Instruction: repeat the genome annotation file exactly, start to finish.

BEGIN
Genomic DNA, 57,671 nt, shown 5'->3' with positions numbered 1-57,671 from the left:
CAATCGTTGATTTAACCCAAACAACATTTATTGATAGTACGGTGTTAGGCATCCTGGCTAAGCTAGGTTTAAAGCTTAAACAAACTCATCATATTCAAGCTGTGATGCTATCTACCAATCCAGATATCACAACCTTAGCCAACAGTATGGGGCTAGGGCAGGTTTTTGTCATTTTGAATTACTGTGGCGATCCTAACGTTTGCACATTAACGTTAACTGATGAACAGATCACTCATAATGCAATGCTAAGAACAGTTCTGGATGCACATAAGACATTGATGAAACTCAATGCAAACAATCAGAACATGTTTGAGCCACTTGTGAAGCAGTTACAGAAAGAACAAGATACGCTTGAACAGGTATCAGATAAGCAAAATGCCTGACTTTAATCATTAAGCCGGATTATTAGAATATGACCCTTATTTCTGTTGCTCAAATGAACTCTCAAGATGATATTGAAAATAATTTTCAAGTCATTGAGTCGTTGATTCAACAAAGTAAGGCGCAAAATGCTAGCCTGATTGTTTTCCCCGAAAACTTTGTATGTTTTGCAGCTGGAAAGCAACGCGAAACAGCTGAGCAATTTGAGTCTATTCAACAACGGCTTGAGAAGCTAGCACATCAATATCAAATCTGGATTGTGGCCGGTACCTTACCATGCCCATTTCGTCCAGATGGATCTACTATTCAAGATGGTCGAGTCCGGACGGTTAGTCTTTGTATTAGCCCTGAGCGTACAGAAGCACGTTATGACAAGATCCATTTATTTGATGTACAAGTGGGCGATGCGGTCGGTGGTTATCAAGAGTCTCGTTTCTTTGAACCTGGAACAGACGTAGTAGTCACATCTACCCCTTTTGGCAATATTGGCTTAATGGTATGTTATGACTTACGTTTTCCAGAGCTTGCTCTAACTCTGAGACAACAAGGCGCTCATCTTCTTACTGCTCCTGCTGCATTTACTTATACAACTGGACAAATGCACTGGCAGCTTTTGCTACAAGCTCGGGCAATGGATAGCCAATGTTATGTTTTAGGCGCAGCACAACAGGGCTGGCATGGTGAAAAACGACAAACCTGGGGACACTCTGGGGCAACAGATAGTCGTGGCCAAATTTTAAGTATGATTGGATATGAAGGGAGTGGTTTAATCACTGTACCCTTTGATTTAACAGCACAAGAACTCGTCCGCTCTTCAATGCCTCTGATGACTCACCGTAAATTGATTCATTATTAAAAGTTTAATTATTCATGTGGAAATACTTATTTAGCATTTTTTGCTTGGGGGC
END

Genomic DNA, 57,671 nt, shown 5'->3' with positions numbered 1-57,671 from the left:
CAATCGTTGATTTAACCCAAACAACATTTATTGATAGTACGGTGTTAGGCATCCTGGCTAAGCTAGGTTTAAAGCTTAAACAAACTCATCATATTCAAGCTGTGATGCTATCTACCAATCCAGATATCACAACCTTAGCCAACAGTATGGGGCTAGGGCAGGTTTTTGTCATTTTGAATTACTGTGGCGATCCTAACGTTTGCACATTAACGTTAACTGATGAACAGATCACTCATAATGCAATGCTAAGAACAGTTCTGGATGCACATAAGACATTGATGAAACTCAATGCAAACAATCAGAACATGTTTGAGCCACTTGTGAAGCAGTTACAGAAAGAACAAGATACGCTTGAACAGGTATCAGATAAGCAAAATGCCTGACTTTAATCATTAAGCCGGATTATTAGAATATGACCCTTATTTCTGTTGCTCAAATGAACTCTCAAGATGATATTGAAAATAATTTTCAAGTCATTGAGTCGTTGATTCAACAAAGTAAGGCGCAAAATGCTAGCCTGATTGTTTTCCCCGAAAACTTTGTATGTTTTGCAGCTGGAAAGCAACGCGAAACAGCTGAGCAATTTGAGTCTATTCAACAACGGCTTGAGAAGCTAGCACATCAATATCAAATCTGGATTGTGGCCGGTACCTTACCATGCCCATTTCGTCCAGATGGATCTACTATTCAAGATGGTCGAGTCCGGACGGTTAGTCTTTGTATTAGCCCTGAGCGTACAGAAGCACGTTATGACAAGATCCATTTATTTGATGTACAAGTGGGCGATGCGGTCGGTGGTTATCAAGAGTCTCGTTTCTTTGAACCTGGAACAGACGTAGTAGTCACATCTACCCCTTTTGGCAATATTGGCTTAATGGTATGTTATGACTTACGTTTTCCAGAGCTTGCTCTAACTCTGAGACAACAAGGCGCTCATCTTCTTACTGCTCCTGCTGCATTTACTTATACAACTGGACAAATGCACTGGCAGCTTTTGCTACAAGCTCGGGCAATGGATAGCCAATGTTATGTTTTAGGCGCAGCACAACAGGGCTGGCATGGTGAAAAACGACAAACCTGGGGACACTCTGGGGCAACAGATAGTCGTGGCCAAATTTTAAGTATGATTGGATATGAAGGGAGTGGTTTAATCACTGTACCCTTTGATTTAACAGCACAAGAACTCGTCCGCTCTTCAATGCCTCTGATGACTCACCGTAAATTGATTCATTATTAAAAGTTTAATTATTCATGTGGAAATACTTATTTAGCATTTTTTGCTTGGGGGC